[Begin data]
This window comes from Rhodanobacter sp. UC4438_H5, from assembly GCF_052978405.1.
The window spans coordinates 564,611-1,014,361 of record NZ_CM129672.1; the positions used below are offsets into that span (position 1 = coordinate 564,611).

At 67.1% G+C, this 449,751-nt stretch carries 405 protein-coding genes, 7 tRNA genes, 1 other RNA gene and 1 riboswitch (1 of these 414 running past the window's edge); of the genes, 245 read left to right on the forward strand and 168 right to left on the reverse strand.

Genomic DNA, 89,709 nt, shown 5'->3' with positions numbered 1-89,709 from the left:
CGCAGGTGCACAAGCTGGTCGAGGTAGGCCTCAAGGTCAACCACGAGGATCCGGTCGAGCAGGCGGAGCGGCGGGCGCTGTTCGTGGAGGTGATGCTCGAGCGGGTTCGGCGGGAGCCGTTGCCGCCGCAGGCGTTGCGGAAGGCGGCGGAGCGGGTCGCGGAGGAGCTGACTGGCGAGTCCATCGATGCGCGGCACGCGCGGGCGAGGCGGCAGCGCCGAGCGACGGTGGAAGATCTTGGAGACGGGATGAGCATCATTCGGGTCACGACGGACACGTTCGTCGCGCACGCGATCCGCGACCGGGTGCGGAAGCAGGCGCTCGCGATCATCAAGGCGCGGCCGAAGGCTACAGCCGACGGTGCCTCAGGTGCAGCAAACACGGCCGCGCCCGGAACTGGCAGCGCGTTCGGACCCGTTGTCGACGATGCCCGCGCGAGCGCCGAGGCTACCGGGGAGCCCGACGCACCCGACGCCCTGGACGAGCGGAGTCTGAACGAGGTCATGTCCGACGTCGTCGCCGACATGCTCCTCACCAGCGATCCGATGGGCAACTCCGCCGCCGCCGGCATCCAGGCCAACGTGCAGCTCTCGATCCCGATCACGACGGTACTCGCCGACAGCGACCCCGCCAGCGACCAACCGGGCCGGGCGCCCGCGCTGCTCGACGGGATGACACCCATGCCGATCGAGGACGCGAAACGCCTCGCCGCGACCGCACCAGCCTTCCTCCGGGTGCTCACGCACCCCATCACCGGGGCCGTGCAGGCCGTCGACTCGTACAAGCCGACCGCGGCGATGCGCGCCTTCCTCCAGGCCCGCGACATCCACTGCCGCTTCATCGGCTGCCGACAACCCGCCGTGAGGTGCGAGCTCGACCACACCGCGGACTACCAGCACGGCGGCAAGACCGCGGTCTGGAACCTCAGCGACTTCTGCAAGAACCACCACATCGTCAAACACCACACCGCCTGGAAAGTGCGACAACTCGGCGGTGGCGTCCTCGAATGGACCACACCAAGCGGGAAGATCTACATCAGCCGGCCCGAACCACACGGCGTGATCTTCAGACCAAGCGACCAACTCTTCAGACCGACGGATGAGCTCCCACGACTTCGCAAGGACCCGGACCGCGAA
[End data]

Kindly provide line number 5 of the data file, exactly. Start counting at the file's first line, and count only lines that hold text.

CGCAGGTGCACAAGCTGGTCGAGGTAGGCCTCAAGGTCAACCACGAGGATCCGGTCGAGCAGGCGGAGCGGCGGGCGCTGTTCGTGGAGGTGATGCTCGAGCGGGTTCGGCGGGAGCCGTTGCCGCCGCAGGCGTTGCGGAAGGCGGCGGAGCGGGTCGCGGAGGAGCTGACTGGCGAGTCCATCGATGCGCGGCACGCGCGGGCGAGGCGGCAGCGCCGAGCGACGGTGGAAGATCTTGGAGACGGGATGAGCATCATTCGGGTCACGACGGACACGTTCGTCGCGCACGCGATCCGCGACCGGGTGCGGAAGCAGGCGCTCGCGATCATCAAGGCGCGGCCGAAGGCTACAGCCGACGGTGCCTCAGGTGCAGCAAACACGGCCGCGCCCGGAACTGGCAGCGCGTTCGGACCCGTTGTCGACGATGCCCGCGCGAGCGCCGAGGCTACCGGGGAGCCCGACGCACCCGACGCCCTGGACGAGCGGAGTCTGAACGAGGTCATGTCCGACGTCGTCGCCGACATGCTCCTCACCAGCGATCCGATGGGCAACTCCGCCGCCGCCGGCATCCAGGCCAACGTGCAGCTCTCGATCCCGATCACGACGGTACTCGCCGACAGCGACCCCGCCAGCGACCAACCGGGCCGGGCGCCCGCGCTGCTCGACGGGATGACACCCATGCCGATCGAGGACGCGAAACGCCTCGCCGCGACCGCACCAGCCTTCCTCCGGGTGCTCACGCACCCCATCACCGGGGCCGTGCAGGCCGTCGACTCGTACAAGCCGACCGCGGCGATGCGCGCCTTCCTCCAGGCCCGCGACATCCACTGCCGCTTCATCGGCTGCCGACAACCCGCCGTGAGGTGCGAGCTCGACCACACCGCGGACTACCAGCACGGCGGCAAGACCGCGGTCTGGAACCTCAGCGACTTCTGCAAGAACCACCACATCGTCAAACACCACACCGCCTGGAAAGTGCGACAACTCGGCGGTGGCGTCCTCGAATGGACCACACCAAGCGGGAAGATCTACATCAGCCGGCCCGAACCACACGGCGTGATCTTCAGACCAAGCGACCAACTCTTCAGACCGACGGATGAGCTCCCACGACTTCGCAAGGACCCGGACCGCGAA